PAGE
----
But if you still want more closet space but can’t move the door, here’s the Goldilocks option.  Increase the size of the master closet as far into the entry as makes sense. Better master closet results in a dog-leg entry to the home.  Actually, aside from potential issues with large furniture deliveries, the dog-leg makes for an interesting entry for those who don’t want to see the front door from their arm chair (me).

Let’s talk money

At $725,000 with $200,000 in renovation costs, would you get your money out?  That would be $568 per square foot. In 2016, the only sale netted $461 per square foot.  Looking at the pictures, it was a mix of renovated and not (mostly outdated bathrooms) but still light years better shape than Unit 1101.

There are two other active listings.  One is a pinch smaller and $526.70 per square foot on a low floor … but it’s magnificently renovated, however it’s been listed off/on since 2015. The other is three floors down, 1,200 square feet larger and facing the city. It’s asking $587 per square foot and is decorated to a specific (mostly outdated) taste.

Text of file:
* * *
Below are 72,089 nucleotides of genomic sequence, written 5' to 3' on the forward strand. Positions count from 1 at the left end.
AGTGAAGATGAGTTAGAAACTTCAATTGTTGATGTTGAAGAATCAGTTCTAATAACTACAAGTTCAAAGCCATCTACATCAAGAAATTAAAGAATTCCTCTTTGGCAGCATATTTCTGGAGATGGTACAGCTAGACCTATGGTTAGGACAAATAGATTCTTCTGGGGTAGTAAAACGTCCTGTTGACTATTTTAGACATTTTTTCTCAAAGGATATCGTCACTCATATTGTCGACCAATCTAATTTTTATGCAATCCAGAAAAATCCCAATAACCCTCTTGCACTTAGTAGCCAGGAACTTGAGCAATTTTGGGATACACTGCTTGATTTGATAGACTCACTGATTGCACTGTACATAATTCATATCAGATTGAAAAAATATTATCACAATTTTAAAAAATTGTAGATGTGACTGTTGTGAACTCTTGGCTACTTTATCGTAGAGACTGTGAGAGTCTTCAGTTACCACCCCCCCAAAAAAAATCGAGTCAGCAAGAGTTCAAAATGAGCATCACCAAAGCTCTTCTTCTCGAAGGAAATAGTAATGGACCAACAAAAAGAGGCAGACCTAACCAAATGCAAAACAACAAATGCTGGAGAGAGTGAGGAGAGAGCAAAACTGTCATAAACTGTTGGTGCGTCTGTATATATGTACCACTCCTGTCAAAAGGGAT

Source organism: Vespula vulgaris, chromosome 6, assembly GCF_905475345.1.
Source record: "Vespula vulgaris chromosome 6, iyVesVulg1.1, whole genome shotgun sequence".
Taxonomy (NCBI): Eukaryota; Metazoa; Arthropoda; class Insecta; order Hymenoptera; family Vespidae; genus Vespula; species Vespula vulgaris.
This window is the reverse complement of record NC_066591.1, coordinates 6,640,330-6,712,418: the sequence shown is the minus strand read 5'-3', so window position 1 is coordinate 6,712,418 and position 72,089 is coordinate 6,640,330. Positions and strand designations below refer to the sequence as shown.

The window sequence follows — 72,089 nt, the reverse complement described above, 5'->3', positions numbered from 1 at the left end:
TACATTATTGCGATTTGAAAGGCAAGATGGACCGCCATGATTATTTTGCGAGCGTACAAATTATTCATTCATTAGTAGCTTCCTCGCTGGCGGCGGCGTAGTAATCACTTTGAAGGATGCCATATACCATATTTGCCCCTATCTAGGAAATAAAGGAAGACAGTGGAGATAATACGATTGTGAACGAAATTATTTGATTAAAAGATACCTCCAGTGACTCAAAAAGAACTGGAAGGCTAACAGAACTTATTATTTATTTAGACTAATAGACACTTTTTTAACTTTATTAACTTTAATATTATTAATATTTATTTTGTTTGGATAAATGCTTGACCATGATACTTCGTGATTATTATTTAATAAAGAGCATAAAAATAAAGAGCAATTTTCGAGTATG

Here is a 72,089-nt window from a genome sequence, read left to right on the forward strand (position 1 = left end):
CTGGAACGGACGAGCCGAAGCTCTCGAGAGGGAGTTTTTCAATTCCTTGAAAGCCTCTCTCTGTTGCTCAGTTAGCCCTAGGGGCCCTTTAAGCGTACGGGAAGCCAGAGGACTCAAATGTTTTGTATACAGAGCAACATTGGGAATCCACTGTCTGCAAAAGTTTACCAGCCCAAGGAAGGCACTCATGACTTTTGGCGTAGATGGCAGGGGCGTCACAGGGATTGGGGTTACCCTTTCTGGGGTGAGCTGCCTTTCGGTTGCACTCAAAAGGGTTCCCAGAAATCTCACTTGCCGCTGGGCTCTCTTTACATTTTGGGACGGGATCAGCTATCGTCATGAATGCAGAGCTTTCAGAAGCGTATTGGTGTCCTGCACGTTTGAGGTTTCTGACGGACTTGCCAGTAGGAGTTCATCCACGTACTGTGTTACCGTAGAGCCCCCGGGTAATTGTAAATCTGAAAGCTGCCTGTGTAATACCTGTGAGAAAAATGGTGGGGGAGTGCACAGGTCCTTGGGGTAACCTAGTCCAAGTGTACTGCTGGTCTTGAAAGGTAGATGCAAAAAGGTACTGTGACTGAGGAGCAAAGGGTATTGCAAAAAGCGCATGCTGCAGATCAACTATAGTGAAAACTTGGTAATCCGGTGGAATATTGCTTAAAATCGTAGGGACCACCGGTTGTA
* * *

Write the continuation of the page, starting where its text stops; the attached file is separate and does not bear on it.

Of course, with 56 units, comps are particularly daunting, but I still think there’s price movement needed to attract someone prepared to gut this unit to either live-in gloriously or flip.

What do you think?


Remember:  High-rises, HOAs and renovation are my beat. But I also appreciate modern and historical architecture balanced against the YIMBY movement.  If you’re interested in hosting a Staff Meeting event, I’m your guy. In 2016 and 2017, the National Association of Real Estate Editors has recognized my writing with two Bronze (2016, 2017) and two Silver (2016, 2017) awards.  Have a story to tell or a marriage proposal to make?  Shoot me an email



Jon Anderson

Jon Anderson is's condo/HOA and developer columnist, but also covers second home trends on An award-winning columnist, Jon has earned silver and bronze awards for his columns from the National Association of Real Estate Editors in both 2016, 2017 and 2018. When he isn't in Hawaii, Jon enjoys life in the sky in Dallas.